Emmitt Till group aims to end vandalism with bulletproof sign

Published 9:26 am Monday, July 29, 2019

A Mississippi non-profit says it plans to overcome repeated abuse of a memorial to a civil rights era icon by making a new monument bulletproof.

The move comes after an image of three college students surfaced last week posing with guns in front of a bullet-ridden sign that commemorates the site where Emmett Till’s body was recovered from the Tallahatchie River.

Till, a 14-year-old boy at the time of his death, was tortured and murder in 1955 for allegedly whistling at a white woman. Till was black. An all-white, all-male jury acquitted the two men accused of killing Till.

The monument was erected more than 10 years ago by the Emmett Till Memorial Commission.

“The efforts of the Commission have been severely hampered by vandalism,” the group reported in a press release last week. “Our signs and ones like them have been stolen, thrown in the river, replaced, shot, replaced again, shot again, defaced with acid and have had KKK spray painted on them.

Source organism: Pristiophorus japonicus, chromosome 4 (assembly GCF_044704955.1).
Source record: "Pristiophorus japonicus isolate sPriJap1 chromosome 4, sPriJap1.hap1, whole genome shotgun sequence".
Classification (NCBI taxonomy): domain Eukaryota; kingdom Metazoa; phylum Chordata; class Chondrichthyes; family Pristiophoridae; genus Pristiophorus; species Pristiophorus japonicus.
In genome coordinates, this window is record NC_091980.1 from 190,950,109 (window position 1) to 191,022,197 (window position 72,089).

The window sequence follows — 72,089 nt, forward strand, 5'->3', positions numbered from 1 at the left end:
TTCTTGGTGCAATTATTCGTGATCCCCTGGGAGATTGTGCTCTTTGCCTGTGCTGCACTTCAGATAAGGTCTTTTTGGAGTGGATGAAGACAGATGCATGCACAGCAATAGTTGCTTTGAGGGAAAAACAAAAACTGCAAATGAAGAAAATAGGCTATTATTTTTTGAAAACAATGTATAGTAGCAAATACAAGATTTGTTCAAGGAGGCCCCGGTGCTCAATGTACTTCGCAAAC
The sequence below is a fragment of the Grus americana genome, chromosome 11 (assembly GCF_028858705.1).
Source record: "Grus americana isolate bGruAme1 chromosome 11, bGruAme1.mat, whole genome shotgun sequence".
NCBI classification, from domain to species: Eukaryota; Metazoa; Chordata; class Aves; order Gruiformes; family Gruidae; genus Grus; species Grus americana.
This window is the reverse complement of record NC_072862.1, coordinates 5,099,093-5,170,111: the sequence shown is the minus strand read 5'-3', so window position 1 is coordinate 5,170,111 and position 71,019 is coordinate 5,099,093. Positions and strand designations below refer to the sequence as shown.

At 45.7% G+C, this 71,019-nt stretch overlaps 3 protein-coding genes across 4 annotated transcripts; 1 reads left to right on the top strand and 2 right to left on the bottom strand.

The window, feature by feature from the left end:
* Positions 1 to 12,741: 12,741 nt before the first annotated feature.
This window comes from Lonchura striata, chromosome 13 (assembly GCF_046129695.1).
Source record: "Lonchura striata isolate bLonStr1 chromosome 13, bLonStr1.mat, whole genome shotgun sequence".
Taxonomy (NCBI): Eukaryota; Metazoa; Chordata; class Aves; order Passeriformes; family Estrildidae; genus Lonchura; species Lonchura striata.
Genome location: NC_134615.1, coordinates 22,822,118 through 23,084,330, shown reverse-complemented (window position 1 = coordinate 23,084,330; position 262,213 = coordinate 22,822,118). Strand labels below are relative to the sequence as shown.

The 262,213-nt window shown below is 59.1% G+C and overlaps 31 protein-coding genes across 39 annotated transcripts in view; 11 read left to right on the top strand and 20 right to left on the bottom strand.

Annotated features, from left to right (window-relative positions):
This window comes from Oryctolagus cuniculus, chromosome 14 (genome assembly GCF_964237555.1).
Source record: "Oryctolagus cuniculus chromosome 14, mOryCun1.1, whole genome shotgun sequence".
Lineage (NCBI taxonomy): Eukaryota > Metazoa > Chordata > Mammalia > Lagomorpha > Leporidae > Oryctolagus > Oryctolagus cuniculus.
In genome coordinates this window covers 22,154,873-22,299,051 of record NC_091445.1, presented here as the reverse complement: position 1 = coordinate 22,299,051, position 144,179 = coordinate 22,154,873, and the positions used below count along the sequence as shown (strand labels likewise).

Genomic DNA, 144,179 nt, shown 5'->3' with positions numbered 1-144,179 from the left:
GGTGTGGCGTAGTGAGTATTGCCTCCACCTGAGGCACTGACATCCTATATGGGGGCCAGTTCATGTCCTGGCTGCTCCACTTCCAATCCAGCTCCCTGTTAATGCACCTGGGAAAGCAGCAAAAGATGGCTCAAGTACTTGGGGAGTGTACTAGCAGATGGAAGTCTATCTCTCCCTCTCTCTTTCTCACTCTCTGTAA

“The vandalism has been targeted and it has been persistent. Occasionally, the national news has picked up the story. More often, these acts have gone unnoticed and been the responsibility of our community to maintain.

The commission said it will install a fourth sign at the site where Till’s body was found — called Graball Landy – after the first three signs were vandalized.

“The Commission is installing a fourth sign at Graball Landing—a bullet proof sign. Unlike the first three signs, this sign calls attention to the vandalism itself,” the group’s news release reads. “We believe it is important to keep a sign at this historic site, but we don’t want to hide the legacy of racism by constantly replacing broken signs. The commission hopes this sign will endure, and that it will continue to spark conversations about Till, history, and racial justice.

In addition, the group is seeking for the site to come under federal protection as part of the National Park Serivce.

“In 1955 the federal government refused to get involved in the Till case,” the group’s statement reads. “We believe it is now the responsibility of Congress and the President to ensure this story is told for generations to come.”